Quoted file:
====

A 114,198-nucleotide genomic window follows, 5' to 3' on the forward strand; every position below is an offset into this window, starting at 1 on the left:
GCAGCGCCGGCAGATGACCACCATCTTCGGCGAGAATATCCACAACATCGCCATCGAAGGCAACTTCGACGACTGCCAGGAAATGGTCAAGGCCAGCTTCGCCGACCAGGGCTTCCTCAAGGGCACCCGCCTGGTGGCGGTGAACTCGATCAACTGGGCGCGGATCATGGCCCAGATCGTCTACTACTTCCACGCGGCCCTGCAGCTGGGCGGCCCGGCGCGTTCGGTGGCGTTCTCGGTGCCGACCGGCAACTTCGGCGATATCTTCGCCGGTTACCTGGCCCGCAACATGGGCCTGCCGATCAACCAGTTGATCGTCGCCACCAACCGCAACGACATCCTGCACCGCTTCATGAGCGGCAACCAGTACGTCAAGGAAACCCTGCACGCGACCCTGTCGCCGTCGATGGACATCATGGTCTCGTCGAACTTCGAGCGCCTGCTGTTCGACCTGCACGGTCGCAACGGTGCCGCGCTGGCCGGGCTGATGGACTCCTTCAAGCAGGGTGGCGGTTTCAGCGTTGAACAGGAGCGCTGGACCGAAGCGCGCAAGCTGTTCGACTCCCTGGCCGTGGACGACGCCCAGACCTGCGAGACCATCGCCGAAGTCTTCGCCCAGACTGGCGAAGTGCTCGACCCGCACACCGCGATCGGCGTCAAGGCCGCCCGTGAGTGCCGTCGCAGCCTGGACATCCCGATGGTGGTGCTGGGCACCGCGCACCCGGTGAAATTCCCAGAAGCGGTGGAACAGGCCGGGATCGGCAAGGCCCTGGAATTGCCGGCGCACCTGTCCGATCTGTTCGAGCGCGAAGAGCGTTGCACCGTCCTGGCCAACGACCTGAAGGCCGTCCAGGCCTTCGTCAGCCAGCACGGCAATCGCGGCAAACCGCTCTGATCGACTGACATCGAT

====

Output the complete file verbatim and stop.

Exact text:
A 114,198-nucleotide genomic window follows, 5' to 3' on the forward strand; every position below is an offset into this window, starting at 1 on the left:
GCAGCGCCGGCAGATGACCACCATCTTCGGCGAGAATATCCACAACATCGCCATCGAAGGCAACTTCGACGACTGCCAGGAAATGGTCAAGGCCAGCTTCGCCGACCAGGGCTTCCTCAAGGGCACCCGCCTGGTGGCGGTGAACTCGATCAACTGGGCGCGGATCATGGCCCAGATCGTCTACTACTTCCACGCGGCCCTGCAGCTGGGCGGCCCGGCGCGTTCGGTGGCGTTCTCGGTGCCGACCGGCAACTTCGGCGATATCTTCGCCGGTTACCTGGCCCGCAACATGGGCCTGCCGATCAACCAGTTGATCGTCGCCACCAACCGCAACGACATCCTGCACCGCTTCATGAGCGGCAACCAGTACGTCAAGGAAACCCTGCACGCGACCCTGTCGCCGTCGATGGACATCATGGTCTCGTCGAACTTCGAGCGCCTGCTGTTCGACCTGCACGGTCGCAACGGTGCCGCGCTGGCCGGGCTGATGGACTCCTTCAAGCAGGGTGGCGGTTTCAGCGTTGAACAGGAGCGCTGGACCGAAGCGCGCAAGCTGTTCGACTCCCTGGCCGTGGACGACGCCCAGACCTGCGAGACCATCGCCGAAGTCTTCGCCCAGACTGGCGAAGTGCTCGACCCGCACACCGCGATCGGCGTCAAGGCCGCCCGTGAGTGCCGTCGCAGCCTGGACATCCCGATGGTGGTGCTGGGCACCGCGCACCCGGTGAAATTCCCAGAAGCGGTGGAACAGGCCGGGATCGGCAAGGCCCTGGAATTGCCGGCGCACCTGTCCGATCTGTTCGAGCGCGAAGAGCGTTGCACCGTCCTGGCCAACGACCTGAAGGCCGTCCAGGCCTTCGTCAGCCAGCACGGCAATCGCGGCAAACCGCTCTGATCGACTGACATCGAT